literature, Caribbean


literature, Caribbean
   Many Caribbean writers have moved to Britain, especially in the 1950s. V.S.Naipaul and Sam Selvon came from Trinidad, Wilson Harris from Guyana and George Lamming from Barbados. Others moved in the 1960s and 1970s such as Joan Riley (Jamaica), Caryl Phillips (St Kitts), and Grace Nichols (Guyana). Many of these writers show an acute abiding concern with the journey from the Caribbean to England and the differences between the two cultures, for example in Naipaul’s The Enigma of Arrival (1987), Lamming’s The Emigrants (1954), Riley’s The Unbelonging (1985) and Phillips’ The Final Passage (1985). In one of the early seminal texts of the period, The Lonely Londoners (1956), Sam Selvon uses the character and friends of Moses to explore the experience of alienation, racism and poverty that greeted Caribbean settlers in the 1950s. Moving from fiction to poetry, other writers have focused on the West Indian legacy of slavery, as in Grace Nichols is a long memoried woman and Edward Kamau Brathwaite’s Rights of Passage (1967), Masks (1968) and Islands (1969). Such work is concerned to mesh past history with the present reality of Caribbean identity in relation to Europe. In its reclamation of black history to rework present cultural identities, the Guyanese-born David Dabydeen’s poetry provides a good example. Respectively his three volumes, Slave Song (1984), Coolie Odyssey (1988) and Turner (1994), chronicle the domination and sadomasochism inherent in plantation life, rework the journey to the Caribbean of indentured Indians (who were ‘employed’ to replace slaves after emancipation in 1834) in a story of his mother’s more recent journey to a cold, unwelcoming England looking for work, and the role of black experience in English art, particularly Turner’s 1840 painting Slavers Throwing Overboard the Dead and Dying.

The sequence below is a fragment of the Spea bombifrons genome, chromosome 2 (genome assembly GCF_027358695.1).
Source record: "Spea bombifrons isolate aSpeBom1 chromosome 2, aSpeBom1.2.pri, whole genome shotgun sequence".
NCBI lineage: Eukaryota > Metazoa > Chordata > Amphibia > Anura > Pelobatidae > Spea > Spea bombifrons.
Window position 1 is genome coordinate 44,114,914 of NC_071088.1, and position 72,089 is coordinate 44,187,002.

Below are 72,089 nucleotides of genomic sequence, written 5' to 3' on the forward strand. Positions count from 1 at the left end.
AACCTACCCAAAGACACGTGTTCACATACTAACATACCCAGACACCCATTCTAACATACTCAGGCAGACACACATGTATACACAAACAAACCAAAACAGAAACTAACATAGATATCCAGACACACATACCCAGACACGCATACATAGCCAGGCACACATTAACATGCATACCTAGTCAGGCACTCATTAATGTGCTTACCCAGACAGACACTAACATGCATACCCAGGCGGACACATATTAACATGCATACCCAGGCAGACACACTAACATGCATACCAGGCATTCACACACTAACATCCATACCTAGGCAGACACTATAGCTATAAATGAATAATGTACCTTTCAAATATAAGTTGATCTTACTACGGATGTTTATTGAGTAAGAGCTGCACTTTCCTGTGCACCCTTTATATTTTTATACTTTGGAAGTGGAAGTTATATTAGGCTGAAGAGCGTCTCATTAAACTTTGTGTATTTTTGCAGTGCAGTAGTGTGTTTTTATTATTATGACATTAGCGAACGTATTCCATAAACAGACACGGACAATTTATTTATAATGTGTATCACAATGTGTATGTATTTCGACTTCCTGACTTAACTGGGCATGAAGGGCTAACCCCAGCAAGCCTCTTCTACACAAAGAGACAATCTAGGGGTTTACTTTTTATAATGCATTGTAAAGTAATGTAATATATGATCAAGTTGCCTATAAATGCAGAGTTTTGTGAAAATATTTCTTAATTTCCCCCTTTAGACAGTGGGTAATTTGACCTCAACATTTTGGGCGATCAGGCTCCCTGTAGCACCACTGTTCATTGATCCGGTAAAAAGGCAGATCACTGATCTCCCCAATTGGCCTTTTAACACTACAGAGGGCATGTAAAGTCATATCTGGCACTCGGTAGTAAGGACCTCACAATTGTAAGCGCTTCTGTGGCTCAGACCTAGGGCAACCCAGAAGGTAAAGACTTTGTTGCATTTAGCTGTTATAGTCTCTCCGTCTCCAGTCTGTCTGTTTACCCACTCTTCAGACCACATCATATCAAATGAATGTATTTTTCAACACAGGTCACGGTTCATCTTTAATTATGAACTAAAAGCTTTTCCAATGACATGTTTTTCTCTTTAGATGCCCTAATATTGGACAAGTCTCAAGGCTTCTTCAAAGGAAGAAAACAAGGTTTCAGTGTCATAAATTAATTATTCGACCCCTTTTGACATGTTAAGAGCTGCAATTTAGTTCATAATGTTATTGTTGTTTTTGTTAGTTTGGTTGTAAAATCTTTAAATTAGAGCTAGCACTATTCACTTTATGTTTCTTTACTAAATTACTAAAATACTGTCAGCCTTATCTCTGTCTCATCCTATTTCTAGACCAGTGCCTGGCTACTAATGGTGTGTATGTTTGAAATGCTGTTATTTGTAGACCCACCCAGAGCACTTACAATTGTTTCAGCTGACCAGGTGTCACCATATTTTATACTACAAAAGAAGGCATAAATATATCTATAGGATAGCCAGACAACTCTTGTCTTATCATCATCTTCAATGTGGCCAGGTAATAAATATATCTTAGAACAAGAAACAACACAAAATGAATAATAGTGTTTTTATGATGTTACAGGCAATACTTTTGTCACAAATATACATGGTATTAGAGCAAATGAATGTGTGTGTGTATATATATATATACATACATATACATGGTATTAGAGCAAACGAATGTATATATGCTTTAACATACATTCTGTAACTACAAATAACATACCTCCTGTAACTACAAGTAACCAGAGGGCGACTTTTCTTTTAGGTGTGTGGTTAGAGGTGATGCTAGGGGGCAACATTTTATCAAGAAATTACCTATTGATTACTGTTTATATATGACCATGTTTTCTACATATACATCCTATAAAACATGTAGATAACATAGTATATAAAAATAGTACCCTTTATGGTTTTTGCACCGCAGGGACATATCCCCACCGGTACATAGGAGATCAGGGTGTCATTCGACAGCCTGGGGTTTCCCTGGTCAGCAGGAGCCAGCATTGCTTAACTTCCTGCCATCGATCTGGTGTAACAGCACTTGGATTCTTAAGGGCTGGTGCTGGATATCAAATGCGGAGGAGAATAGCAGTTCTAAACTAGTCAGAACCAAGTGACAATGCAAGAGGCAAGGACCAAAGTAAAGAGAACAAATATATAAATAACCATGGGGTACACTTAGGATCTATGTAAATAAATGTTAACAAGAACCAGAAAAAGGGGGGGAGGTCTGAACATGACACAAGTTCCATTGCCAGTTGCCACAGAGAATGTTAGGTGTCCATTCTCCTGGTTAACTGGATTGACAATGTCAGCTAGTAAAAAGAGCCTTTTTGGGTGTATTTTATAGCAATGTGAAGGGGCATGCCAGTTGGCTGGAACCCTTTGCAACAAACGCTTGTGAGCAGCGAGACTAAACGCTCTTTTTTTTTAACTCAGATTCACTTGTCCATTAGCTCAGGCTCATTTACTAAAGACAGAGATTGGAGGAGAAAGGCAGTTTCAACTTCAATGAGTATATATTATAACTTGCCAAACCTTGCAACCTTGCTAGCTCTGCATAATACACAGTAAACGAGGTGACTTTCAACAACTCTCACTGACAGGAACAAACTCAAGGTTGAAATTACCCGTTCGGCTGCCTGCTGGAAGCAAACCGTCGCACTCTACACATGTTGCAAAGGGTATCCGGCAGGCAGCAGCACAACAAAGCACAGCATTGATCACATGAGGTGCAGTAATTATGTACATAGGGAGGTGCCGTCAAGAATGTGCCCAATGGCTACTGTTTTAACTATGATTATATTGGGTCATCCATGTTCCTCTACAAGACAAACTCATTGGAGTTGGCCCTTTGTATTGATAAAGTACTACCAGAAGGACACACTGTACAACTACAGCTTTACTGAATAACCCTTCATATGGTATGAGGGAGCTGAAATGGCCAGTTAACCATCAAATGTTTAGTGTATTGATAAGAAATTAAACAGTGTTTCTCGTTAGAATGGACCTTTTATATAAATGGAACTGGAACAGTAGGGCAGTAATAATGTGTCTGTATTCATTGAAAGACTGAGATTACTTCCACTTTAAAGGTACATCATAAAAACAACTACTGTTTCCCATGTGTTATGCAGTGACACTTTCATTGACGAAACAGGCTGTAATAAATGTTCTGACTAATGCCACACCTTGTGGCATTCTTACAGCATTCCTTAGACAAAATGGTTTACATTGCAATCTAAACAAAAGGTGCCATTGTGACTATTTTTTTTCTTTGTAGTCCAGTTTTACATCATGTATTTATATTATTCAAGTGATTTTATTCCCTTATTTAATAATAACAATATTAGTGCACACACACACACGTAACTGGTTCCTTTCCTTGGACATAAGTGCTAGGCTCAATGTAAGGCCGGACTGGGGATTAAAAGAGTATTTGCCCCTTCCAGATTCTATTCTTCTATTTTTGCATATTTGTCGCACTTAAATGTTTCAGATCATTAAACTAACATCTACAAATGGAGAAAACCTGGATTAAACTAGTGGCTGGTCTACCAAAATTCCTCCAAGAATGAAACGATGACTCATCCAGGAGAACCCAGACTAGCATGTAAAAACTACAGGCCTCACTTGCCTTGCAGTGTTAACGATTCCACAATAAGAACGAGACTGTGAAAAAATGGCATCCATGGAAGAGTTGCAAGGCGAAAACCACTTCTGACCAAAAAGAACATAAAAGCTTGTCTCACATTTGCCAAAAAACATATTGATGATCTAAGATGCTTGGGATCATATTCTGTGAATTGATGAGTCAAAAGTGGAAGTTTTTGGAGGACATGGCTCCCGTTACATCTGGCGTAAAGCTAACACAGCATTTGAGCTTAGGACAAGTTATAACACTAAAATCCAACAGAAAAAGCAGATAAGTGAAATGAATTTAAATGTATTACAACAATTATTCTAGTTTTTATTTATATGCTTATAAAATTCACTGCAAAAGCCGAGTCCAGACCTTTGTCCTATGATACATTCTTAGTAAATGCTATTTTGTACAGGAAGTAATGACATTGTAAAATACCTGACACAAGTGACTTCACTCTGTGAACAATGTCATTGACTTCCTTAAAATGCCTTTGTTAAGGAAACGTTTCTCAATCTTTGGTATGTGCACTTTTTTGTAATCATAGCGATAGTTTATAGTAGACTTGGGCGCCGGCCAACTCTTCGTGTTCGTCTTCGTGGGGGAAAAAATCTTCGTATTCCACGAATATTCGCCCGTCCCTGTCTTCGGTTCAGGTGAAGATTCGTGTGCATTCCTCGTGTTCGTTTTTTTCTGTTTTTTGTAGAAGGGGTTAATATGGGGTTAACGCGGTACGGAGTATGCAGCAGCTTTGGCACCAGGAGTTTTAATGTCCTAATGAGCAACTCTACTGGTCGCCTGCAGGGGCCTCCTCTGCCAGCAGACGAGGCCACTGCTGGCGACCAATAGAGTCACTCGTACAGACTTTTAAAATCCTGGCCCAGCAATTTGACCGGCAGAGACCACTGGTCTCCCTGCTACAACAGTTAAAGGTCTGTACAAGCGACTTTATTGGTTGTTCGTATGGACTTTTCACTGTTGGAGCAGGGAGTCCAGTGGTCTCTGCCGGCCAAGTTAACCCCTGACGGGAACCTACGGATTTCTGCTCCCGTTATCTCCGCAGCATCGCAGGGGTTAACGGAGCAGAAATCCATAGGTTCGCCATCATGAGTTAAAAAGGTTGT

A further common theme is the role of women in Caribbean life, from Fred D’Aguiar’s poetry collection Mama Dot (1985) about the pervasive matriarchal presence of his grandmother to Jamaica Kincaid’s assertion of the unparalleled strength of motherhood in Annie John (1983). A final writer who should be mentioned is Jean Rhys, a novelist who resurfaced in 1966 after over thirty years of literary obscurity to publish Wide Sargasso Sea, a West Indian creole’s response to reading the procolonial and patriarchal Jane Eyre. Wide Sargasso Sea, like many of the other books discussed here, has become a key text in post-colonial writing.
   Further reading
    Dabydeen, D. and Wilson-Tagoe, N. (1988) A Reader’s Guide to West Indian and Black British Literature, London: Hansib.
   PETER CHILDS

Encyclopedia of contemporary British culture . . 2014.

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